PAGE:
This image, a self-portrait, is the tangible, visual representation of the mind that created it. The idea for it was inspired by a quote from Oscar Wilde: ‘Man is least himself when he talks in his own person. Give him a mask, and he will tell you the truth’. The mask both as a means to hide oneself and as a means to wear a new identity plays an important role here: the first mask covers, while the second shows how, in time, the mask can come to wear you, revealing only the parts it wants seen. The work thus implies the relationship between ourselves and the loss of self, as we try and evade our true nature in the masks we wear.
This image is a reinterpretation of the Greek myth of Leda and Zeus. In the original, Zeus, the Greek God, appears to Leda in the form of a swan, where he overpowers and rapes her. Here, it is Leda who now has god-like powers, holding the once-magnificent God on a leash. A comment on women empowerment in today’s age, the ease with which she holds the leash and the tameness of the swan make you wonder whether the captivity is, in fact, forced or voluntary.
The Modern Man
The work symbolises a bleak vision of the modern man’s soul despite the richness of his material surroundings.
This work aims to represent sound as a visual by exploring the phenomenon of the heightening of one’s senses when other senses are deprived. The soft flap of a butterfly’s wings is enough to turn the stiffest head.
The Dryad, a mythological tree nymph, is represented here in god-like proportions, the only being for miles around. Despite this grandeur, the nymph’s features hold sorrow—weltschmerz, a feeling experienced by someone who understands that physical reality can never satisfy the demands of the mind. The Dryad, then, stands on a threshold between two states, symbolising both the weariness of modern existence and the omnipotence of nature.
Time ravages all forms: be it men, animal, or nature. The rose garden here has withered, along with the princess in it, but the stars above her move on a different time plane, and they shine with the promise of something better.
Painting the Flowers Red
‘But we’re painting the roses red,
Yes, painting the roses red,
We’re painting the roses red’
— Lewis Caroll, Alice in Wonderland
The Art of Bee-ing
This work communicates the ideal state of existence between human beings and nature: adaptive and in sync.
The Icelandic word for ‘glowing soul’, this work is based on a musical composition by Sigur Rós. The image depicts the idea of an inner self, the soul that makes a person complete. It explores the philosophy of that immaterial essence in all of us that is, in turn, the animating principle.
No, I Have No Regrets
Inspired by Edith Piaf’s classic, Non, je ne regrette rien, the image symbolises the weightlessness and erraticism brought about by the melody and lyrics. A hyperbole in depiction, it tells the story of a leap of faith, of risking it all in one graceful yet poignant move.
The Human Canvas
The narrative of this work describes the impact the human race has had on the serenity, beauty and vital richness that nature has to offer. It depicts a nature sprite looking in from beyond the cave to see what man’s limited vision has created and what it has destroyed.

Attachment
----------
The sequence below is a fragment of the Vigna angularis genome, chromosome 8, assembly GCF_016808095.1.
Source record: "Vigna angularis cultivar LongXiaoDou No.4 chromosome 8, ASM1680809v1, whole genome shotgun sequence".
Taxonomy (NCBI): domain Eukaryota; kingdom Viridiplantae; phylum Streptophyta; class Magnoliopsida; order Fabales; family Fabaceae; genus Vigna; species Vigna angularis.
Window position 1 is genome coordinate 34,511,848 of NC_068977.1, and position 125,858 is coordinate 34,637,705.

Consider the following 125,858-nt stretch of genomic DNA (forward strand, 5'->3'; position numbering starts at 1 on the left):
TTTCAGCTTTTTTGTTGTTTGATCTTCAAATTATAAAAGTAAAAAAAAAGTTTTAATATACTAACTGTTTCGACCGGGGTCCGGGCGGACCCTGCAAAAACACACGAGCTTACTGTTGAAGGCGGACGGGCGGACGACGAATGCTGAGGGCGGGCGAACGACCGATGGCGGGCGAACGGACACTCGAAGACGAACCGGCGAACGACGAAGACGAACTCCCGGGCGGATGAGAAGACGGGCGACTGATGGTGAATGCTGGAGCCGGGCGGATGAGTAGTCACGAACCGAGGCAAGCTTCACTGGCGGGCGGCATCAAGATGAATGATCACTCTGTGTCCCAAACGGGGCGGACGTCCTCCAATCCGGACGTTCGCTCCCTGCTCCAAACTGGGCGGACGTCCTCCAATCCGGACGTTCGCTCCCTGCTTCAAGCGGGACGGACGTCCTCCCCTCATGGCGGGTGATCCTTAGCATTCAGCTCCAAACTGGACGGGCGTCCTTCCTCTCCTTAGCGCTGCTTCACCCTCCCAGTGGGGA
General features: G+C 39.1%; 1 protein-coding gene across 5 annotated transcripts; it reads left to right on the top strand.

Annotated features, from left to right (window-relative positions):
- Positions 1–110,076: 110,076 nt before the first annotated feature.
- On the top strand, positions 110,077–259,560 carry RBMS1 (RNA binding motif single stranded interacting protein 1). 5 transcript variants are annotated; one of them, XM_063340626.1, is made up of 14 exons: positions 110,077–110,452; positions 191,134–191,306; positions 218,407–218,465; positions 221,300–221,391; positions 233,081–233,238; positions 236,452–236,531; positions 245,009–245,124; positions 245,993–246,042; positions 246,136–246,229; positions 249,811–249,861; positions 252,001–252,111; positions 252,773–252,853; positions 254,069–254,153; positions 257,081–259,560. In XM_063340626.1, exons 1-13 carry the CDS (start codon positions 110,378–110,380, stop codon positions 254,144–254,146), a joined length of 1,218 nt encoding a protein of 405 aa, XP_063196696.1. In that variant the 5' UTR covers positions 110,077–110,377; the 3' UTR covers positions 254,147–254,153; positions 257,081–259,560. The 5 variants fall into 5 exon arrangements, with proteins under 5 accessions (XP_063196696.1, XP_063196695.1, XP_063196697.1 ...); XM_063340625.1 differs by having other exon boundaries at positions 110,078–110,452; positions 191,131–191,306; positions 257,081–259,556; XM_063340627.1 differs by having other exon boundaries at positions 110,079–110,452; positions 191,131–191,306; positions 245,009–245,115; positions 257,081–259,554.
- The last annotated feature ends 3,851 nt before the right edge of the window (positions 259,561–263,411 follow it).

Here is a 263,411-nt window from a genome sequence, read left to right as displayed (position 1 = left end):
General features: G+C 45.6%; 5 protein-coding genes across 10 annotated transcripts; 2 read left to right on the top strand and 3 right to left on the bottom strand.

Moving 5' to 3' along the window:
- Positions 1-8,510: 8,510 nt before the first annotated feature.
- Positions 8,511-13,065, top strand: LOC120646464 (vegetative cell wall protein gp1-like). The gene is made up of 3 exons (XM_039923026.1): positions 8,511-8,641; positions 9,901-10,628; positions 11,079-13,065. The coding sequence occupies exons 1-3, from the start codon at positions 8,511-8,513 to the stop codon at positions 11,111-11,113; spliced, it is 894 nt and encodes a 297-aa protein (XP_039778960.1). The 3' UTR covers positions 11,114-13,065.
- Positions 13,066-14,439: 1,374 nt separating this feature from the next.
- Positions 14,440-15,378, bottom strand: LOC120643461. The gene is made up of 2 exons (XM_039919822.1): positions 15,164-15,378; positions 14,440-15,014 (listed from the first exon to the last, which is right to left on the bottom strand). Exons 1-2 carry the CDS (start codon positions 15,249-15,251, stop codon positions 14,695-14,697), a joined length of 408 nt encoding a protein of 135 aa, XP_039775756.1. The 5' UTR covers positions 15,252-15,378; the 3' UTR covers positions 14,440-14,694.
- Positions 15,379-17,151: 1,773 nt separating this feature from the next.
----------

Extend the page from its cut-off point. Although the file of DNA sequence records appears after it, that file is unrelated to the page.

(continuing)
The Darwinian Woman
Inspired by the real-life story of a woman who followed her husband to the Galapagos Islands for his work, this work shows her creating her own brave new world by adapting to the harsh, untouched environment around her.
The artwork depicts the flowering of the mind into something more beautiful and fruitful, and the inherent hope in such a burgeoning: that this thought will germinate and pass on. The work forms a visual metaphor of leaving the cave to find something more substantial.
Roots in Desolate Places
Presented in positive colours and with an almost comical visual, this work seeks to evoke a feeling of lightheartedness associated with classic circus images. The tone belies the predicament of its central character: a lone elephant, tethered to the bottom of the sea, doomed to live the rest of his life in isolation. The piece forces the viewer to look beyond veil of happiness behind which loneliness and sadness so often hide.
Is That Where They Make Clouds?
The work is a product of a childish hope that one day, human production can be responsible for serving our planet instead of destroying it.
The Pillars of Creation and Destruction
A part of the artwork is formed by NASA’s famous image of the pillars of creation. It is named so because the gas and dust are in the process of creating new stars while also being eroded by the light from nearby stars that have recently formed. Taking forward the image as metaphor we see a female deity, one akin to Shiva, a creator and destroyer, shooting the energy of creation from one hand while the black hole in her other turns everything around it into nothingness.
The Lighter Soul
The work is centred on the Vietnamese shrine dedicated to Thich Quang Duc, the monk who famously immolated himself. (Buddhists believe that self-immolation can bring about nirvana and therefore immortality.) Based on the Lotus Sutra, the open lotus in the monk’s hand symbolises the attainment of nirvana; all other lotuses remain closed.
The text on the side reads: “We are eternal beings experiencing temporary bodies.”